Of course, I do travel differently than I did in the days before I had a family, a mortgage, and other responsibilities. Nearly all my travels now have to do with updating my Moon Handbooks to Argentina, Buenos Aires, Chile, and Patagonia, and this differs greatly from traveling “for pleasure.” Given that, almost every year, I spend four to five months in southernmost South America, when I return to my home in California, I don’t feel like traveling much farther than around the block, whenever my dog needs to go out. Even less do I feel like devoting a month or more to, say, take the Trans-Siberian Railway across Asia.
That’s not to say my travel is not pleasurable – I greatly enjoy revisiting the sights of the Southern Cone countries, and seeing people I have grown to know over more than two decades as a guidebook and travel writer. I enjoy good meals and fine wines, but at the same time I’m aware this is now work. While a first-time visitor to Buenos Aires needs to find one hotel, I need to know dozens or more; where the one-timer needs to know when the next bus leaves from Bariloche to El Bolsón, I need to know them all. Guidebook writing means long days and much of the product is inevitably formulaic – there’s only so much you can do with bus schedules.
I don’t regret this change in the way I travel but, at the same time, I do miss the spontaneity with which I once backpacked down the “Gringo Trail” all the way to Tierra del Fuego and through Western Europe in the days before the Berlin Wall came down. Another person who’s adapted to the times is my travel-writing colleague Edward Hasbrouck, probably the best-traveled person I know, who’s just released a new fifth edition of The Practical Nomad: How to Travel Around the World.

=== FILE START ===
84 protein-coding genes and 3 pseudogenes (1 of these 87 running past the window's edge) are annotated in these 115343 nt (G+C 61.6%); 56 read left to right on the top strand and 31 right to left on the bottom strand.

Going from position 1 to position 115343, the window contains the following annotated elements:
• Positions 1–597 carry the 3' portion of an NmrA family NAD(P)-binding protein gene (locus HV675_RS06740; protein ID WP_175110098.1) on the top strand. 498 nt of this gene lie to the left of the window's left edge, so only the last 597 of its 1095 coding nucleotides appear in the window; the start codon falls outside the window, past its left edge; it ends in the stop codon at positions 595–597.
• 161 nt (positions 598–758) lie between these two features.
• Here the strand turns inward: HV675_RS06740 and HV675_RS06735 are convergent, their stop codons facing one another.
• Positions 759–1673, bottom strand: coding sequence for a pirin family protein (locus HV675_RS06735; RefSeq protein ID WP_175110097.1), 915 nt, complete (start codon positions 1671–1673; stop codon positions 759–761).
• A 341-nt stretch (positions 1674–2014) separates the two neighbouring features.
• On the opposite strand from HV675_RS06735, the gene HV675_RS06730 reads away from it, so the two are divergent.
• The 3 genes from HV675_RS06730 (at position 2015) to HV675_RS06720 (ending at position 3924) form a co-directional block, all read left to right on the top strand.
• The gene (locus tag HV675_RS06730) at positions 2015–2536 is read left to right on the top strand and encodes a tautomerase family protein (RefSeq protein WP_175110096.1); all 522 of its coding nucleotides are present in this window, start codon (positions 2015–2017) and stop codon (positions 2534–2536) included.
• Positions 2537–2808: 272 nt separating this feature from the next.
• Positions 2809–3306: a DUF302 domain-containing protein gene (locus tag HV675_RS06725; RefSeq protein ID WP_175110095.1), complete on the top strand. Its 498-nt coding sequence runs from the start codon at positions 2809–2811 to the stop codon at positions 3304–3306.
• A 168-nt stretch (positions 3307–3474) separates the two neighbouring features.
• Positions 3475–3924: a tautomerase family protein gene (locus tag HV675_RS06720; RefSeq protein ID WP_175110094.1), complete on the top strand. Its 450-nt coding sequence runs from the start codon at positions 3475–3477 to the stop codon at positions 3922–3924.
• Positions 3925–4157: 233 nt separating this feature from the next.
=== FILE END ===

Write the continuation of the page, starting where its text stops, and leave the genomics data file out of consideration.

The Practical Nomad is exactly what it says: a nuts-and-bolts manual on traveling abroad – not necessarily literally “around the world” - for extended periods of time. It is not destination-oriented; rather, it offers suggestions on how to get the best out of whatever destination you choose. I recall that, after renting our apartment in Buenos Aires, he and his companion Ruth Radetzky found plenty to see and do in muggy subtropical Posadas - a city that foreign air travelers rarely even see and most overlanders visit only long enough to change buses for Iguazú falls. To quote a phrase from the classic People’s Guide to Mexico, “Wherever you go, there you are.”
That said, it The Practical Nomad offers informed tips that, given Edward’s background as a professional travel agent and right-to-travel activist, are far more knowledgeable that the scuttlebutt rumors I used to get from other travelers whose paths I crossed. They are light years better than any crowd-sourced information on the Internet, even though I might quibble with some of his details. I agree with him, for instance, that the countryside of Argentina, Chile and Uruguay is best seen by rental car, but would emphasize that Chilean roads, particularly, are fast reaching North American standards – especially given the fact that Chile is investing in its infrastructure, even as the United States is letting its highways go to pot(holes).
The Practical Nomad, though, focuses on topics such as getting time off for foreign travel and financing it, flights and other transportation options, the bureaucracy of documents, visas and border crossings, and especially tech suggestions. Edward also writes the informative blog of the same name, The Practical Nomad, which stresses of freedom-of-travel issues but also provides perspective on topics such as The Amazing Race “reality” TV show.